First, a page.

Welcome to this week’s edition of Rich’s Rants. At the end of each page, there is a poll with a question regarding the topic discussed – please vote in each and comment as you see fit.
This week’s edition begins with MLB once again being at the forefront of the PED issue in sports. Earlier this week, the story broke about a clinic in MIami that has basically been funneling HGH and other PEDs to baseball players (many of which are Latin players).
MLB has the best PED testing program in American professional sports and it’s been made even stronger by the fact that blood testing during the season for HGH will begin this season. However, as the latest story shows, MLB players will continue to use PEDs, especially for players either at the ends of the careers like Alex Rodriguez and Bartolo Colon (Colon was suspended for 50 games last season for testing positive) or those hoping for a big pay day in upcoming free agency like Melky Cabrera (suspended for 50 games last season for testing positive). Cabrera and Colon both appear in the list of players who used the Miami clinic’s “services.” Alex Rodriguez was also named but of course he continues to deny the report.
MLB and other professional sports leagues will never be able to stay ahead of the doctors and scientists who can create undetectable PEDs, however, what they can do is make the punishment for using enough of a deterrent for the players not to use them. In baseball, a first positive test (or enough evidence that a player used which is what may be the case for ARod), results in a 50 game suspension. Yes, 50 games is a lot (about 1/3 of the entire season), however, for those players under a long-term guaranteed contract like ARod or those hoping for the big pay day like Melky, 50 games is worth the price.
For a player like ARod, who already admitted to using steroids from 2001-2003, getting caught again didn’t really hurt his legacy – it was already stained. Chances are he wasn’t going to make the Baseball Hall of Fame anyways (not unless there is a drastic change in the voters’ minds), so for him to try to “perform at a level worthy of his immense contract,” the risk of getting caught was worth it if he could improve his performance.
For a player like Melky Cabrera, a player that was never going to sniff the Hall of Fame, improving his performance to the point where he could maximize his next contract, it was worth using PEDs. Even with a positive test, he still signed a contract with the Toronto Blue Jays for 2 years and $16 million. Yes, it’s much less than he would have gotten had he never tested positive, but it was still worth taking the PEDs in the first place and serving the 50-game suspension.
What MLB has to do is change the punishment for testing positive. Instead of a 50-game suspension for a first offence (which the player can serve while on the DL, so even if ARod is punished, he won’t miss any games because he wasn’t slated to come back until the Yankees were playing their 80th game or so), the first offence should result in a year-long suspension without pay. If you want to stop PED use, you need to hit the players where it hurts the most – their wallets.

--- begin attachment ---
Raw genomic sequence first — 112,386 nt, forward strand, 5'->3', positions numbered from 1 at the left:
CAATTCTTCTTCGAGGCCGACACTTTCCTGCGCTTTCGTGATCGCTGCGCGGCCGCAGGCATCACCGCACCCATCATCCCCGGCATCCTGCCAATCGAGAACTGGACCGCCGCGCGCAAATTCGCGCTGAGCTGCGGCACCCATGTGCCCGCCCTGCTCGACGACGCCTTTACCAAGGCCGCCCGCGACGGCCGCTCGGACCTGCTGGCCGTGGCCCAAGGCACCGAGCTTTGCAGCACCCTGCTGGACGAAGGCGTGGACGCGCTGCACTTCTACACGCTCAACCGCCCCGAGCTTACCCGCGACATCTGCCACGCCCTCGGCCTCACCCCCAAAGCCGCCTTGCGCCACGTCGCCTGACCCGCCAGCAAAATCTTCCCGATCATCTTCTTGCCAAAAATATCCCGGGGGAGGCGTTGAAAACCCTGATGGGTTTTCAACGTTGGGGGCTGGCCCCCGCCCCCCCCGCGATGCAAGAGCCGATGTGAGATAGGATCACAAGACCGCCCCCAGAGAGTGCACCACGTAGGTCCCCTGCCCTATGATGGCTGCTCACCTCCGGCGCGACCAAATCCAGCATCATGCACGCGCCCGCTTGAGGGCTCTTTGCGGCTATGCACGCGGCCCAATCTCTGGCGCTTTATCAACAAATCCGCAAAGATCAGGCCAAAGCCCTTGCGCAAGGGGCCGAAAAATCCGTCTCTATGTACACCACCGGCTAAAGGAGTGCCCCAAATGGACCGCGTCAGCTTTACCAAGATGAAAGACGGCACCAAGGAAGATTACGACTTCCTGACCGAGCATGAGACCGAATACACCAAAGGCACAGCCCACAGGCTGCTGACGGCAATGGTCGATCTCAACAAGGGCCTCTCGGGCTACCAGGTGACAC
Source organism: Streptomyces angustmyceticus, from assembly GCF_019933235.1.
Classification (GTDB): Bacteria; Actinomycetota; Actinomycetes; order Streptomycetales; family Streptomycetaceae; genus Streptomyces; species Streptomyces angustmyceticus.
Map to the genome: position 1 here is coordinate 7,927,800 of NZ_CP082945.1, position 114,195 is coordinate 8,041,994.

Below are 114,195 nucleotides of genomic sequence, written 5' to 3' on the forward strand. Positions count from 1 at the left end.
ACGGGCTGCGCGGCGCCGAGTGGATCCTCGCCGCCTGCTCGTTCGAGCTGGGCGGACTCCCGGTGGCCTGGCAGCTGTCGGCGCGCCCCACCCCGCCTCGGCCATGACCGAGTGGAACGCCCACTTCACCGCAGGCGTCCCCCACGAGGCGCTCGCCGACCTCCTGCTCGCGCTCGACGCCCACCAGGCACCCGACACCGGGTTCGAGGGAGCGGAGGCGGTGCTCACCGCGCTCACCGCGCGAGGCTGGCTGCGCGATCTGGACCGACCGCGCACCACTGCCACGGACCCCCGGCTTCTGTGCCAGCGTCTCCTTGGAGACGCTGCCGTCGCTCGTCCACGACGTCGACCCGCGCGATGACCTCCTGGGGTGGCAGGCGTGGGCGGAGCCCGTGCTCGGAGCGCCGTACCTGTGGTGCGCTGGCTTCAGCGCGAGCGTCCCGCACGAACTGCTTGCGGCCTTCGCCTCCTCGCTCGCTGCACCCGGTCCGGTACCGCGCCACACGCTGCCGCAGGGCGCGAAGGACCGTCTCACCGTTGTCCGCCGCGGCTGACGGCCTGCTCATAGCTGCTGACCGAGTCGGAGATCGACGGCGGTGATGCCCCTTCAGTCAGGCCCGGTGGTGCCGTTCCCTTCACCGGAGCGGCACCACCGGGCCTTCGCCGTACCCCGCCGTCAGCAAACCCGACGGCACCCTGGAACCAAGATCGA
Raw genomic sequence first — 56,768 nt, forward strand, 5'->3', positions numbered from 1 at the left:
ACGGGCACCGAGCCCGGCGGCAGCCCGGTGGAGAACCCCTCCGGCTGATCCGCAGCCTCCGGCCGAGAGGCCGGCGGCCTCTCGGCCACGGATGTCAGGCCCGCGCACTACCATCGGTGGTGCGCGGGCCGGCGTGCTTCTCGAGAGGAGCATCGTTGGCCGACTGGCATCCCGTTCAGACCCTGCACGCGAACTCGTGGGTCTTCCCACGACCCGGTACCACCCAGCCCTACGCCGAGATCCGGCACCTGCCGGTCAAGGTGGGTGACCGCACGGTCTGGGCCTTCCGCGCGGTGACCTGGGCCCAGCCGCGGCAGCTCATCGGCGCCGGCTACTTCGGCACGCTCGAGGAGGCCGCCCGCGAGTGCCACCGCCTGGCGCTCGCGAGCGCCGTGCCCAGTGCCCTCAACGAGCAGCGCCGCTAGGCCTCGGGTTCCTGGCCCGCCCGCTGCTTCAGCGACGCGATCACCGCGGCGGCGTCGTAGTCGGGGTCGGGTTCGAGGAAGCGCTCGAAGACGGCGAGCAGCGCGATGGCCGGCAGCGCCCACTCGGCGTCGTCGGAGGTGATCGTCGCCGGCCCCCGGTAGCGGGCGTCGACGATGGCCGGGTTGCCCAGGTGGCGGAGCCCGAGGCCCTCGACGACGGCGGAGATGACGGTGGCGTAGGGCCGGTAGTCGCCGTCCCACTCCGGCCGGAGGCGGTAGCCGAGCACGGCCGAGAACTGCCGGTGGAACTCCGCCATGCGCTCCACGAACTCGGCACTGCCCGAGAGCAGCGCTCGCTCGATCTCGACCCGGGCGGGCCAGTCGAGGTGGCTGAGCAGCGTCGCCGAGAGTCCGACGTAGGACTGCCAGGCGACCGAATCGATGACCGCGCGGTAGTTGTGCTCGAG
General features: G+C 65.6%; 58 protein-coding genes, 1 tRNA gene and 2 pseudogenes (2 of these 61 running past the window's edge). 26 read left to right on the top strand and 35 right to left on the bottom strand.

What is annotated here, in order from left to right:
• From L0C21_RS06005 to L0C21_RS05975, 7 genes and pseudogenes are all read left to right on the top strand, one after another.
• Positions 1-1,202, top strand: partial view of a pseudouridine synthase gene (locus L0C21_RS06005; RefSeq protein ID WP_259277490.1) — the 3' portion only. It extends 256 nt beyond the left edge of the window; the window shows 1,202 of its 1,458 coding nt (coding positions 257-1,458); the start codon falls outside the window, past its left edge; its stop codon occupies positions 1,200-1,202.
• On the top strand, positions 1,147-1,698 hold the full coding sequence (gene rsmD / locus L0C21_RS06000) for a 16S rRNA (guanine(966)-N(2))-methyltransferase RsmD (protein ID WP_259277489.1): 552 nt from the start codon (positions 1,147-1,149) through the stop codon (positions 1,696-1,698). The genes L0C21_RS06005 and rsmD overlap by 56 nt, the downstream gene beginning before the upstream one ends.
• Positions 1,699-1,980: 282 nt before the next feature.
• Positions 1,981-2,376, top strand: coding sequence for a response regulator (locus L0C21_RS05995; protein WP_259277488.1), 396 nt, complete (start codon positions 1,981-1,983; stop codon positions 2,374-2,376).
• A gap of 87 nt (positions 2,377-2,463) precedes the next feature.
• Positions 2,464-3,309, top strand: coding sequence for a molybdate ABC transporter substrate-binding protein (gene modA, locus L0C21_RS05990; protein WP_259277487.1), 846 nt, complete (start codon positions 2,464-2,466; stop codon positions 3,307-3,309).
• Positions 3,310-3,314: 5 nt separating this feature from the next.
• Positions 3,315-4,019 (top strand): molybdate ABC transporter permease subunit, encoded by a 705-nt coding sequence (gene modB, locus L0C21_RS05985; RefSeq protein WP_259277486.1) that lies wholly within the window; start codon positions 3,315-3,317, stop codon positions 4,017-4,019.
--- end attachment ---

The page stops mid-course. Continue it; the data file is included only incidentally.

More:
This leads to the second thing MLB has to do – fix the contracts so teams can have an “out.” Right now, there is absolutley nothing the New York Yankees can do to void ARod’s contract. Yes, there are several things they are looking into, but there’s a good chance none of it will work. They didn’t try to void his contract in 2009 after he admitted to steroid use in the past, so his lawyer or the MLBPA can argue “Why are they trying to void it now? Because he’s not performing at the same level he was in 2009 so it’s in their best interest to do so.” What MLB can do (with some bargaining with the MLBPA) is provide provisions for teams to void contracts for those players that test positive for PED use.
Right now, the league and the MLBPA are worried about teams using this kind of precedent to void contracts of players with drug or alcohol abuse problems. Those are diseases and players shouldn’t be penalized for diseases. However, PED use is not a disease so provided the language is very specific, wording contracts so teams can get out of contracts for PED use shouldn’t be too difficult. If the MLBPA doesn’t want to end up on the wrong end of a PR nightmare, they won’t fight this issue to hard.
The MLBPA has been the bad guys since the beginning of the “Steroid Era.” They were the ones fighting tooth and nail anything and everything the league tried to do in regards to steroid use in baseball. They were the ones who made it seem like they didn’t care if the players were using steroids and other PEDs. Yes, the league benefitted greatly from the players using PEDs, however, they at least had been trying to get testing instituted for almost a decade now, only to be destroyed in negotiations by the MLBPA. The testing we have now is basically because the Commissioner, Bud Selig, had to put is foot down or face all kinds of legal challenges from Congress and the government in regards to baseball’s “anti-trust exemption” and even that came only after many negotiations with the MLBPA.
Until MLB and the players do everything they can to prevent and discourage PED use in their sport, players will continue to do everything and use everything they can to get an edge. it’s time for MLB to make it simply not worth the effort anymore.
Up next: Chris Culliver’s comments